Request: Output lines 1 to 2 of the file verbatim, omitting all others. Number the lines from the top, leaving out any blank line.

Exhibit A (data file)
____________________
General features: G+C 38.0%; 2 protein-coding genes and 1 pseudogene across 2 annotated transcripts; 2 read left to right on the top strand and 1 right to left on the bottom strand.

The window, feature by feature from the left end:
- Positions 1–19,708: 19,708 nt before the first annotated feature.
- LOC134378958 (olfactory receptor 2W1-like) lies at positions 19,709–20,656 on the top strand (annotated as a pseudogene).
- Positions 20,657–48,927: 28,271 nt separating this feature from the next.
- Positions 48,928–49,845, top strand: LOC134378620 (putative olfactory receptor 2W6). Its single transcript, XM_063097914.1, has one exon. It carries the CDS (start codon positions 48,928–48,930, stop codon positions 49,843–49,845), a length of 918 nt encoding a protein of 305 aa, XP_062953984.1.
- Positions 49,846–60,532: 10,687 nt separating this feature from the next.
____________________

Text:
General features: G+C 38.0%; 2 protein-coding genes and 1 pseudogene across 2 annotated transcripts; 2 read left to right on the top strand and 1 right to left on the bottom strand.

The window, feature by feature from the left end: